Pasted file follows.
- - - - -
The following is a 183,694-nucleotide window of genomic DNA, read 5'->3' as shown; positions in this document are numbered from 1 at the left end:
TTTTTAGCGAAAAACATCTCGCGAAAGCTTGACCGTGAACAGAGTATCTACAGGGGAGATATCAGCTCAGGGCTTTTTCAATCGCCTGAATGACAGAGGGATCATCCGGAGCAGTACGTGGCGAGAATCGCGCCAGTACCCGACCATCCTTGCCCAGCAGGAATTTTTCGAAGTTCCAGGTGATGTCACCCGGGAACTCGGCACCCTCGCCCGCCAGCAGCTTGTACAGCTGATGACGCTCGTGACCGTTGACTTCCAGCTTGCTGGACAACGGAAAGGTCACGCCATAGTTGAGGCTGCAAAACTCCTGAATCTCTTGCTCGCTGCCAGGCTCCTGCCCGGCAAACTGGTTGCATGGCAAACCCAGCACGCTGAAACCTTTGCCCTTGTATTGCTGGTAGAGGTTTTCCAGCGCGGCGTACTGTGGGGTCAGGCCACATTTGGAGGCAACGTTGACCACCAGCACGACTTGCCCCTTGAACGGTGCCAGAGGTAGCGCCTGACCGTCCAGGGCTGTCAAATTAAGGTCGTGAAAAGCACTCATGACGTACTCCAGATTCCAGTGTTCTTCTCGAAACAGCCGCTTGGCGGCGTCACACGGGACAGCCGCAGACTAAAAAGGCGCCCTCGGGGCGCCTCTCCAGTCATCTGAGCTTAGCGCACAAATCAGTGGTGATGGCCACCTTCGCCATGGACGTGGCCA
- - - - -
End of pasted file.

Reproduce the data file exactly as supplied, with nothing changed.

The following is a 183,694-nucleotide window of genomic DNA, read 5'->3' as shown; positions in this document are numbered from 1 at the left end:
TTTTTAGCGAAAAACATCTCGCGAAAGCTTGACCGTGAACAGAGTATCTACAGGGGAGATATCAGCTCAGGGCTTTTTCAATCGCCTGAATGACAGAGGGATCATCCGGAGCAGTACGTGGCGAGAATCGCGCCAGTACCCGACCATCCTTGCCCAGCAGGAATTTTTCGAAGTTCCAGGTGATGTCACCCGGGAACTCGGCACCCTCGCCCGCCAGCAGCTTGTACAGCTGATGACGCTCGTGACCGTTGACTTCCAGCTTGCTGGACAACGGAAAGGTCACGCCATAGTTGAGGCTGCAAAACTCCTGAATCTCTTGCTCGCTGCCAGGCTCCTGCCCGGCAAACTGGTTGCATGGCAAACCCAGCACGCTGAAACCTTTGCCCTTGTATTGCTGGTAGAGGTTTTCCAGCGCGGCGTACTGTGGGGTCAGGCCACATTTGGAGGCAACGTTGACCACCAGCACGACTTGCCCCTTGAACGGTGCCAGAGGTAGCGCCTGACCGTCCAGGGCTGTCAAATTAAGGTCGTGAAAAGCACTCATGACGTACTCCAGATTCCAGTGTTCTTCTCGAAACAGCCGCTTGGCGGCGTCACACGGGACAGCCGCAGACTAAAAAGGCGCCCTCGGGGCGCCTCTCCAGTCATCTGAGCTTAGCGCACAAATCAGTGGTGATGGCCACCTTCGCCATGGACGTGGCCA